We all know about the many challenges that face humanity from climate change, poverty, human rights violations, conflicts that create refugees, lack of access to learning, etc.. Society as we know it does not need a “surgical fix”, but a “genetic tweak.” Big transformations can emerge from small changes. DNA affects how all living organisms function, algebra unifies all of math, seven notes contribute to unlimited creativity in music, common standards of markup, transport, and presentation power the web, and neurons create the identity “I”. I see “elegance” at the heart of big transformations. Elegance is parsimony that leads to plentitude.
Taken from the field of complexity science, emergence is a term that I use to describe events that are unpredictable, which seem to result from the interactions between elements, and which no one organization or individual can control or predict. To say that a solution is emergent, however, is not to abandon all plans and structures. Rather than deriving outcomes by rigid adherence to preconceived strategies, a key tenet of addressing complex problems is to have precision measurement and focus on modeling rules for interaction based on these shared measurements. These rules ensure alignment among participants that increases the likelihood of emergent solutions leading to the intended goal. Learning and learning ecosystems are complex and we have to design for emergence, where the solution manifests in the local context based on the actions of stakeholders.
I believe we need to tap into collective intelligence to address grand challenges. To reach many diverse users and address their learning needs it is important to tap into the disparate communities and their expertise. Further, a distributed network of many participating collaborators build resilience into the system.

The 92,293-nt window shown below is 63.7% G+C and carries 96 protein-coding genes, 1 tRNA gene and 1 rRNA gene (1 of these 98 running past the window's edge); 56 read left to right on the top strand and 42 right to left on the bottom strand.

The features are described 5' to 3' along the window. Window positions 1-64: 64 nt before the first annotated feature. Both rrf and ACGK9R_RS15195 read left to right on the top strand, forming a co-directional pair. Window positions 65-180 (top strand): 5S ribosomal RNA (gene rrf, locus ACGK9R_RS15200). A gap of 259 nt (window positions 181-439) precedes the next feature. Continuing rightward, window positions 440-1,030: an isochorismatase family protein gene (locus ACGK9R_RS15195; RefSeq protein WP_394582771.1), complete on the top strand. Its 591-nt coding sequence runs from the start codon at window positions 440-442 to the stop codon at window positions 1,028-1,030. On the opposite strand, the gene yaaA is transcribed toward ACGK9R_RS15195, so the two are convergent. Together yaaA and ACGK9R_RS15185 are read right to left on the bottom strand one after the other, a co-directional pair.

Execution puts heart into vision and activism. I am an engineer for educators. I believe that we have to “launch” an initial solution and iteratively improve. This has to be the design for working on complex systems. There is a lot of good vision and activism on many social challenges, and we need to begin addressing them with technology, practices, content, implementation, training, policies, politics, processes, and support. All aspects of execution will iteratively evolve using data from the experience of implementation.
Objectivity, rationale and data drive the world of technology and business and that is my training. But, events that move me span the wonder of Koko the gorilla, plight of Syrian refugees, Truth and Reconciliation Commission in post-apartheid South Africa, and Randy Pausch’s Last Lecture. These show feelings, intuition, and subjectivity. I believe combining logic with feeling is essential to achieving social justice. Machines and humans work together as participants to create a “social machine” that blends data with expertise to accelerate toward social justice.
I now work at Gooru to develop technology and enable the ecosystem to achieve better learning outcomes for their cohorts. We began by developing a tool that people trust. Now we are working on developing the community that will use this tool to co-create and implement learning across all disciplines worldwide. To build on the research, technology, content, and implementation work that we have done at Gooru so far, I want to lead an implementation of learning at scale for tens of millions of learners. This will require working with people, policies, politics, and practices in varied environments.